Intel ( i845G ) profiling

Simon Thum simon.thum at
Thu Mar 6 10:39:51 PST 2008

> anyway - i'm glad its useful. keep up the benchmarking and lets hope not too
> long from now most chipsets and drivers are running smoothing with xrender.
If one could make or point me to some short description on how to 
measure, I'd glady devote some of my spare time. I still use some 
howebrew XAA hack to evade the worst cases, even though EXA is faster in 

> ten i can get onto my next favorite game and bitching about the quality of the
> rendering ( e.g. filtered downscaling in xrender :):) )
You've accidentially played my favourite game :) Thus, feel free to 
ignore my ramblings.
Filtered downscaling: I think it's broken (usually). People tend to 
attribute quality shortcomings to the poor frequency response of the box 
filter, but I think that in the vast majority of cases the true source 
is the broken way of dealing with it. The supersampling/box filter/about 
most stuff has to be performed in an intensity-linear space to yield a 
correct result. See (at end of part 1)

IOW, supersampling or filtering without prelinearization is plain wrong.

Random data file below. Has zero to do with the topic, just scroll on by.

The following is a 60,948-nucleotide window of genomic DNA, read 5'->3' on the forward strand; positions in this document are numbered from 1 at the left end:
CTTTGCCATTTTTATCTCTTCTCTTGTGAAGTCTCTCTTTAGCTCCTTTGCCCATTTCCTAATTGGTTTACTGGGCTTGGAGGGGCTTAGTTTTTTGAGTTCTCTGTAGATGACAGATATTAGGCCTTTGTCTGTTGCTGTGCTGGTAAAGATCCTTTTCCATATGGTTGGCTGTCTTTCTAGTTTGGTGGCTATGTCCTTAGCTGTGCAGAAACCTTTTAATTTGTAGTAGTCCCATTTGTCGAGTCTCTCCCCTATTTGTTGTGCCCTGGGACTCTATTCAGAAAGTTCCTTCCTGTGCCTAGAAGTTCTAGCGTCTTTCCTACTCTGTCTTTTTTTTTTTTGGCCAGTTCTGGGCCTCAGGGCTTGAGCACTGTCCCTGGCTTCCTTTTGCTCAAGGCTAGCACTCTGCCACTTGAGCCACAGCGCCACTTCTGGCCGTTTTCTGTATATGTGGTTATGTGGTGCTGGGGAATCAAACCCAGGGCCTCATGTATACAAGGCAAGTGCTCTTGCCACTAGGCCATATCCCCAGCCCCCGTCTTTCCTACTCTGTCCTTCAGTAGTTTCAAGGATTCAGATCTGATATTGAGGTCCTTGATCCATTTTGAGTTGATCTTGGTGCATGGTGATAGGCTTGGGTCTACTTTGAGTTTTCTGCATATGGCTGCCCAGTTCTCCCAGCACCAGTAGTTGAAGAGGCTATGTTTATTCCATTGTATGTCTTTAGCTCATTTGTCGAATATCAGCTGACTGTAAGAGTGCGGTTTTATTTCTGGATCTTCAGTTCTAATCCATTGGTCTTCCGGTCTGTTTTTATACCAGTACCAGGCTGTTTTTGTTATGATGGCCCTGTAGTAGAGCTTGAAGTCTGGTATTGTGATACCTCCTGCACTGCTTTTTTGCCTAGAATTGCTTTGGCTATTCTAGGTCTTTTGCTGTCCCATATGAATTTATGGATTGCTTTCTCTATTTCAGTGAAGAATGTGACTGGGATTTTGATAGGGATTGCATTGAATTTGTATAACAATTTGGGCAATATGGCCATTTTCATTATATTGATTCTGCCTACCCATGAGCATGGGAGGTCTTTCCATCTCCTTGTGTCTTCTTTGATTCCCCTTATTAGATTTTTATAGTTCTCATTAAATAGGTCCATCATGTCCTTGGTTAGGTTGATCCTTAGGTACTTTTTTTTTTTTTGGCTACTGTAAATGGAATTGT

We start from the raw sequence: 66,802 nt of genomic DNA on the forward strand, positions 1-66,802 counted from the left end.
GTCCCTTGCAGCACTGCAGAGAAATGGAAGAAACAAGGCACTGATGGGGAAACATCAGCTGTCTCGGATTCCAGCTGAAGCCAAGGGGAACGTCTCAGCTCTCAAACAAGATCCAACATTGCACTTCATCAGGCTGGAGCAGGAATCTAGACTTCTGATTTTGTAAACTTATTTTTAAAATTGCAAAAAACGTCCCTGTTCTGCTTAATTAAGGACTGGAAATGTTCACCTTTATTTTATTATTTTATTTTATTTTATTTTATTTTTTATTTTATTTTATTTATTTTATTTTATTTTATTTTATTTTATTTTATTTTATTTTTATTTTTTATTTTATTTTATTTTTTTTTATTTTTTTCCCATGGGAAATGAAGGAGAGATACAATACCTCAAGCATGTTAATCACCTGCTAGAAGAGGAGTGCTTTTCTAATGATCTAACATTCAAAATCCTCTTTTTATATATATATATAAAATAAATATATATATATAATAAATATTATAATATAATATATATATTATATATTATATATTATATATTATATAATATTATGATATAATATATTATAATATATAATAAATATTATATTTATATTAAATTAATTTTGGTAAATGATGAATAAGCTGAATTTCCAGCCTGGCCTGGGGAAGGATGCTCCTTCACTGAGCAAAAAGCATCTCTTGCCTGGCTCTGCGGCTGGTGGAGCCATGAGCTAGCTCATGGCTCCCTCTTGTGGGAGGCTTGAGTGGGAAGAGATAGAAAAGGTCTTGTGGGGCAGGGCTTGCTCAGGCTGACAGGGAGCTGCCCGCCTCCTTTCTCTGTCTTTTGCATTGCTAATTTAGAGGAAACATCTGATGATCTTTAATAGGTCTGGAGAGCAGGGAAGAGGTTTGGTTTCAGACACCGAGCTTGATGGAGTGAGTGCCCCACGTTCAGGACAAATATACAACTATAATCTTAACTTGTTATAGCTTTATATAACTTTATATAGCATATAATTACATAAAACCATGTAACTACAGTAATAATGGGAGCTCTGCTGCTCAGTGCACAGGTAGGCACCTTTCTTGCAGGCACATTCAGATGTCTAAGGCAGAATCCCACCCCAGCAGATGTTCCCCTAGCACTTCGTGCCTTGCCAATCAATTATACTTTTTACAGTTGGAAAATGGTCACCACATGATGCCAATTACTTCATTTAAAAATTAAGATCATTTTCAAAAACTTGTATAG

This stems from the fact that addition of gammacoded values has no 
pysical counterpart, strictly speaking, it is not defined. This won't 
cause the computer to blow up of course, but output quality suffers. 
Prefiltering successfully hides this in many cases, but makes matters 
worse for others. Including glyphs, IMO.

If you knew that, as your name implies, I'm sorry for bugging you and 
being a nuisance in general. But please, at least give it a shot before 
implementing the 1000th well-meant workaround.

>> If someone wants me to profile something different, please feel free to
>> ask :)
As I wrote you just before I read this, I've got a very similar R280. FF 
2/3 (tabs) and thunderbird (scrolling the inbox) are unuseable to me w/EXA.
Maybe you can profile this?

Thanks a lot,


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